Missoula Rewound is a weekly series devoted to Missoula-area history through the pages of the Missoulian. Find more Missoula history in the online Missoulian archives.
(53) updates to this series since
Leslie Bush: Accept congratulations on the fine game you pitched. Citizens are all rejoicing over your victory. Give regards to Bohen. MISSOUL…
Here’s a creation story that 10,000 or so University of Montana students might enjoy hearing as classes open this week. Anyone else can listen too.
Charley Pride played professional baseball in Missoula in 1960.
“Prevent fires and save the timber we need for peacetime homes and industry.”
There’s a land that is bright with promise/ in the heart of the glowing West/
The news of D-Day, when it came to Missoula, was from a surprising source.
The greater Missoulian family has a bone to pick with that old outlaw, Time.
By his third presidential bid, Merrill K. Riddick of Philipsburg was a household name in Montana.
Jack Daniels was and is Missoula's most unsung athlete, and possibly Helmville's as well.
Don Millhouse, a popular police sergeant, made an unusual appearance at the Missoula Park Board’s monthly meeting on Feb. 3, 1976.
On this 48th Presidents Day (it was known as Washington’s Birthday until 1971), let's take a look back through Missoulian archives and newspa…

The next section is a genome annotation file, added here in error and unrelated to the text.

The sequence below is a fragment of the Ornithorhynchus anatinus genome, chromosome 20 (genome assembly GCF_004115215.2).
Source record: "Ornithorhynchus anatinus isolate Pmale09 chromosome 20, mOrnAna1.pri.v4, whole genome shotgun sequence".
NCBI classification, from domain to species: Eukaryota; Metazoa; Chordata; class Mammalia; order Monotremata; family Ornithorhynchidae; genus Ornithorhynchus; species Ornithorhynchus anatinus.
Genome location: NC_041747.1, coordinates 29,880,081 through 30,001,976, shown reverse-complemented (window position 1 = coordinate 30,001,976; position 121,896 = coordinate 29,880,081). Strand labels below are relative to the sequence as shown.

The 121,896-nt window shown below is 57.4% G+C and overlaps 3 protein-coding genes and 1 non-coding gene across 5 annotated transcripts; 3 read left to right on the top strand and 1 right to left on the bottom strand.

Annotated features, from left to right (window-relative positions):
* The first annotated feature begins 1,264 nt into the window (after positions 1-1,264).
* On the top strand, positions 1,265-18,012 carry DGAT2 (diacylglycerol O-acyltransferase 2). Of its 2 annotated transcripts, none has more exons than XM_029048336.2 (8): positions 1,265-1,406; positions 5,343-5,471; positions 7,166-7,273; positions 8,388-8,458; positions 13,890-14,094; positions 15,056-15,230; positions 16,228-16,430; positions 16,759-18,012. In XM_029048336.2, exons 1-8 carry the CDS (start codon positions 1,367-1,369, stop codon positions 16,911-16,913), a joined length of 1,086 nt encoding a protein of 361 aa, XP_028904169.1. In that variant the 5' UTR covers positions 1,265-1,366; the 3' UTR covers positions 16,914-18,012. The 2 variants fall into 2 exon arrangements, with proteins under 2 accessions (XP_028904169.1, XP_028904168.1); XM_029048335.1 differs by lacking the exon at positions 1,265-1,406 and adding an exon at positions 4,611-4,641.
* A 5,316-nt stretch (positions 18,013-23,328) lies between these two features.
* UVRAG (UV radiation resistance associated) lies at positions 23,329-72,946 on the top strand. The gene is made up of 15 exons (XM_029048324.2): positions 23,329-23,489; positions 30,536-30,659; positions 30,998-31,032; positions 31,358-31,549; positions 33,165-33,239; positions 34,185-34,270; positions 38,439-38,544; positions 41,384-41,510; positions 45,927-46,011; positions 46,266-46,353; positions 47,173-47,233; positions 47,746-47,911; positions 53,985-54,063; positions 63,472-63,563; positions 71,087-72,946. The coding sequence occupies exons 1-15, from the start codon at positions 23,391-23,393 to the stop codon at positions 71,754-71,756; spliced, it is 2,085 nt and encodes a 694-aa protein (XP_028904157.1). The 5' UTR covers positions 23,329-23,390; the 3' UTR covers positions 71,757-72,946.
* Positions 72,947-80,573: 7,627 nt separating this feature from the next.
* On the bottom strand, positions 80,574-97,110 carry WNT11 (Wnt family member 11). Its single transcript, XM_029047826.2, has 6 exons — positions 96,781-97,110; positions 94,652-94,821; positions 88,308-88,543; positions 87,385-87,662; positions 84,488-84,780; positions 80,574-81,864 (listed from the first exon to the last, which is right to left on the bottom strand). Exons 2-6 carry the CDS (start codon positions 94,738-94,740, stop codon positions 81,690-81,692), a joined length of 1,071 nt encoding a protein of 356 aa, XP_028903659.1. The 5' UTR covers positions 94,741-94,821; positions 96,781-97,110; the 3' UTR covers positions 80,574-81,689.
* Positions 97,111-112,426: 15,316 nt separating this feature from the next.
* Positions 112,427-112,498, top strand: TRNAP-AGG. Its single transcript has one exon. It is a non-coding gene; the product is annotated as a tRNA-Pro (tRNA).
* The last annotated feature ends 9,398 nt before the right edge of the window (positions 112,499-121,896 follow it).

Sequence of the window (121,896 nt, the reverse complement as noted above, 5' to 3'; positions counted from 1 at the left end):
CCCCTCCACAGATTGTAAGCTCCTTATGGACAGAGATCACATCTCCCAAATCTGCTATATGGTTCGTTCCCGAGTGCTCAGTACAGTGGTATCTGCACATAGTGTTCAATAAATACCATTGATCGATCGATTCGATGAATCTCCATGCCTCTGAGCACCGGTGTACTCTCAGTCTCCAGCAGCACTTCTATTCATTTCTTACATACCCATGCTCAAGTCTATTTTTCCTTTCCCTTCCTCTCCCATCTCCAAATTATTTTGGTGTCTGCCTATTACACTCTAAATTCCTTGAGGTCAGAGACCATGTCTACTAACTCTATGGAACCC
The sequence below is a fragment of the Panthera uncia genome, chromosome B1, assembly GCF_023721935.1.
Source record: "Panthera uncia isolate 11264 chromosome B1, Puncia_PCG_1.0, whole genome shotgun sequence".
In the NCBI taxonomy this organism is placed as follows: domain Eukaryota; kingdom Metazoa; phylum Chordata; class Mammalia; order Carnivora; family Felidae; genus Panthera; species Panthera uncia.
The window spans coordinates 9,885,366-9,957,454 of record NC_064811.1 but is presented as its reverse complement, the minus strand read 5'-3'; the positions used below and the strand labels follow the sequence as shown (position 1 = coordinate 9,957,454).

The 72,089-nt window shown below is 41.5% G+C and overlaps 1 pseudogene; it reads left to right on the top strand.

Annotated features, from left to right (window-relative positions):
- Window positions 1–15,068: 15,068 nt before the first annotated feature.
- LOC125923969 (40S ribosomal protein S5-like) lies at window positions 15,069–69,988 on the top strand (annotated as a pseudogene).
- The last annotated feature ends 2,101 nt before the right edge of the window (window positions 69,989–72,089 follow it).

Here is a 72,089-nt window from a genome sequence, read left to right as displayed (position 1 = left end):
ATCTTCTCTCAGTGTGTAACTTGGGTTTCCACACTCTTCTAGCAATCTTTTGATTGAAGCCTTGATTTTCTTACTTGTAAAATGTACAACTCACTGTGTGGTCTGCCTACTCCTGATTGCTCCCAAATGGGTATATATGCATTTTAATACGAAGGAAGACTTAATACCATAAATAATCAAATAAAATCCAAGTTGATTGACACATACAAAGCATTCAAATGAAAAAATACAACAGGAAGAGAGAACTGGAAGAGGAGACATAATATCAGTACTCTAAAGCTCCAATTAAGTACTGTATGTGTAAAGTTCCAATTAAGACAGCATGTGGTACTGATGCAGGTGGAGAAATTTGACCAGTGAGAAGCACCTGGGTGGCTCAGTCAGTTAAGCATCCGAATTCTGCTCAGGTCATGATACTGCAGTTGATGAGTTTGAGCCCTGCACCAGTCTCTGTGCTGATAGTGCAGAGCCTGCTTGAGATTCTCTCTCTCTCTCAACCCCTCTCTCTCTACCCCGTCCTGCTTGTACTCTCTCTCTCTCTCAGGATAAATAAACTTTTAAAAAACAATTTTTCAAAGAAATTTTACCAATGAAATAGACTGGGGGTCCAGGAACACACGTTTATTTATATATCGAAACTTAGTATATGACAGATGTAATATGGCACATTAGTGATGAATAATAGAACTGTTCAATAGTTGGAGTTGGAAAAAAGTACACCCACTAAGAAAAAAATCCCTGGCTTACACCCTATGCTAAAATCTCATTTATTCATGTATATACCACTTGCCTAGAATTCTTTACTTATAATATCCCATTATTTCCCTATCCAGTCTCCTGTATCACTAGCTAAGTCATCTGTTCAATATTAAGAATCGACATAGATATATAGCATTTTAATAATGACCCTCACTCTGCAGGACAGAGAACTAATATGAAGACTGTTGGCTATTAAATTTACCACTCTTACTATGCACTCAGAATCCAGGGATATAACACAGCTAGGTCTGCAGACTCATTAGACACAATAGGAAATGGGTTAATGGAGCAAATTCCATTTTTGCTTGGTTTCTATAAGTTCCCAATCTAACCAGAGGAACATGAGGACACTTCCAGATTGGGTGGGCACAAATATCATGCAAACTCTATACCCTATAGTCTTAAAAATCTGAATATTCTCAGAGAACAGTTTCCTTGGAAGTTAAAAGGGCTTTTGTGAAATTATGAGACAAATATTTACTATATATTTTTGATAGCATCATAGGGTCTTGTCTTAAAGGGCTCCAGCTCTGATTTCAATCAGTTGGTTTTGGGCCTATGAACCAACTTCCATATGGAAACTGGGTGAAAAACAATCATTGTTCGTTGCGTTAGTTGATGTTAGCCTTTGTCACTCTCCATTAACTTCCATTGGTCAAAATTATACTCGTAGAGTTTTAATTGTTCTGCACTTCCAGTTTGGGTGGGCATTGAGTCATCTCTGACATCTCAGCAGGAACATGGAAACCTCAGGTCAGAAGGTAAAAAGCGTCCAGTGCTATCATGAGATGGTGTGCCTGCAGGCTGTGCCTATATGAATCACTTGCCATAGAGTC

It's February. Let's talk beer and baseball.
Jeannette Rankin played "ball thrower" in the first basketball game the Missoulian ever covered.
Joe Dixon and Ed Craighead really didn’t like each other, and it looks like they had the Missoulian to blame.
Memories and ads are about all we have to go on in the Missoulian archives to trace the rise and fall of the Casa Loma.
So you’re cruising old newspapers, looking for winter stories, and you come across — BUTTERCUPS.
Christmas Eve, 1968, downtown Missoula.
Her name first appeared on the Missoulian’s radar in August 1966.
Consider the yellow-billed cuckoo.
Martin Hutchens was at the vanguard of a word trend in 1925 and probably didn’t know it.
Sophie Moiese was a young woman in her 20s in 1891 when she and her Salish people under Chief Charlo made their sad march from the Bitterroot …
It's Thanksgiving week and thoughts turn to Goodfellows.
The Daily Missoulian ran no front-page photos 100 years ago, but the Monday morning headline on Nov. 11, 1918, painted a thrilling enough picture.
They called it Victory, and for an athletic field that groomed so many state high school champions, its demise went surprisingly unmourned.
A violent wind roared into Missoula on the evening of Dec. 27, 1892. It was still blowing when an unknown, high-spirited Missoulian reporter s…
In the second September of his administration in 2010, Barack Obama was named in 48 Missoulian print and online stories, photos, briefs and le…
Norman Means was sentenced to dance.